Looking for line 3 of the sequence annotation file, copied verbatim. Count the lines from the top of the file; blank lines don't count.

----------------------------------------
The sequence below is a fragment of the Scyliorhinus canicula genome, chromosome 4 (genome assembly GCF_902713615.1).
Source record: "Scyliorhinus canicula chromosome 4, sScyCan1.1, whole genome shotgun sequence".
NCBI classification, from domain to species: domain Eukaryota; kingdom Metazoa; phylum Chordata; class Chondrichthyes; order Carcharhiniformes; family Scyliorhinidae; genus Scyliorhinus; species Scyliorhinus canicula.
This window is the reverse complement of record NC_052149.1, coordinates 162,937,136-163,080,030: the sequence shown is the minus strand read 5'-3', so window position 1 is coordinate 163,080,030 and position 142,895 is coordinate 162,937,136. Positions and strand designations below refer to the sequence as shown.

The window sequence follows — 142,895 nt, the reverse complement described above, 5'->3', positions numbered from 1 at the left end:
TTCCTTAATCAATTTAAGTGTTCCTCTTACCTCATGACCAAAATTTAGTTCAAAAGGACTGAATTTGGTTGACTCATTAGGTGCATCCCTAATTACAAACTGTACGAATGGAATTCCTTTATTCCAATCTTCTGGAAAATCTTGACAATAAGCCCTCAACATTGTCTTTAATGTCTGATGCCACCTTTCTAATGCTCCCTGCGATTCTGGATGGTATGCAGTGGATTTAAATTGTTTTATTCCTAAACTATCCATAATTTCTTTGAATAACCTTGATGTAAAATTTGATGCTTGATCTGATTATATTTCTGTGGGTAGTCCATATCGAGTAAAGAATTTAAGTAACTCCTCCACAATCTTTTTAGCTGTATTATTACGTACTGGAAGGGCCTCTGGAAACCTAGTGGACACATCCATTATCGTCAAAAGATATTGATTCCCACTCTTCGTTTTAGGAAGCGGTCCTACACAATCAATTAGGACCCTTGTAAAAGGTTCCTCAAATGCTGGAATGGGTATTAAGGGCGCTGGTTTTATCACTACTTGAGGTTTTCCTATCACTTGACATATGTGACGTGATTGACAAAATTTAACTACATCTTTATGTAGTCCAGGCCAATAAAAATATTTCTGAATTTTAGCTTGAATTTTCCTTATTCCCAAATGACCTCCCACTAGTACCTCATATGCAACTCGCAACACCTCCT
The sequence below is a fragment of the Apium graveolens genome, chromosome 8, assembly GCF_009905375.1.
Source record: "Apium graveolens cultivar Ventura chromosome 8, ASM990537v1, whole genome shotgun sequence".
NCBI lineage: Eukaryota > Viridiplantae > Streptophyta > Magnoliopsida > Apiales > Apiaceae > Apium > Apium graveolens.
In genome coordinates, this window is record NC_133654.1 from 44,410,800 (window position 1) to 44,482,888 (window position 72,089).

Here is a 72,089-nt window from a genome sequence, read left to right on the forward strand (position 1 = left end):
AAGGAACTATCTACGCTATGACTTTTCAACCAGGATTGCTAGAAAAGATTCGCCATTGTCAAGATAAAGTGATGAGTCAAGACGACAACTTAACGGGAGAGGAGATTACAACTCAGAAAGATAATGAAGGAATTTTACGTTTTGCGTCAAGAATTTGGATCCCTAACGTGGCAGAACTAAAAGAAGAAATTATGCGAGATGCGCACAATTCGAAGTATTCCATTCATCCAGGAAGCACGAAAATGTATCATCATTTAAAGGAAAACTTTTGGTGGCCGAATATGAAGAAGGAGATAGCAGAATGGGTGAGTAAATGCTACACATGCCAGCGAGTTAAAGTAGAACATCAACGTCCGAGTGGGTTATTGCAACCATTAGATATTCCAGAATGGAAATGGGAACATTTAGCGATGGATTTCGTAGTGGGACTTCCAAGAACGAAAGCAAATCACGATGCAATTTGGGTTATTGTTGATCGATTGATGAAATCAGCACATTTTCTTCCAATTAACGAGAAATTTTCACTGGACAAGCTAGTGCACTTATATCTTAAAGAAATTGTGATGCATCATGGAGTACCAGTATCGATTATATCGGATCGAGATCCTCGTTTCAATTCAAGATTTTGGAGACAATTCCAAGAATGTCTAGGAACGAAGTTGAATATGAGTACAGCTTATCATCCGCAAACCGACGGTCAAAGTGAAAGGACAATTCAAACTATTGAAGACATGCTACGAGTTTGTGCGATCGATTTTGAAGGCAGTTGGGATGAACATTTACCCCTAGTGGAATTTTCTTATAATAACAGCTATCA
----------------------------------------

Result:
NCBI classification, from domain to species: domain Eukaryota; kingdom Metazoa; phylum Chordata; class Chondrichthyes; order Carcharhiniformes; family Scyliorhinidae; genus Scyliorhinus; species Scyliorhinus canicula.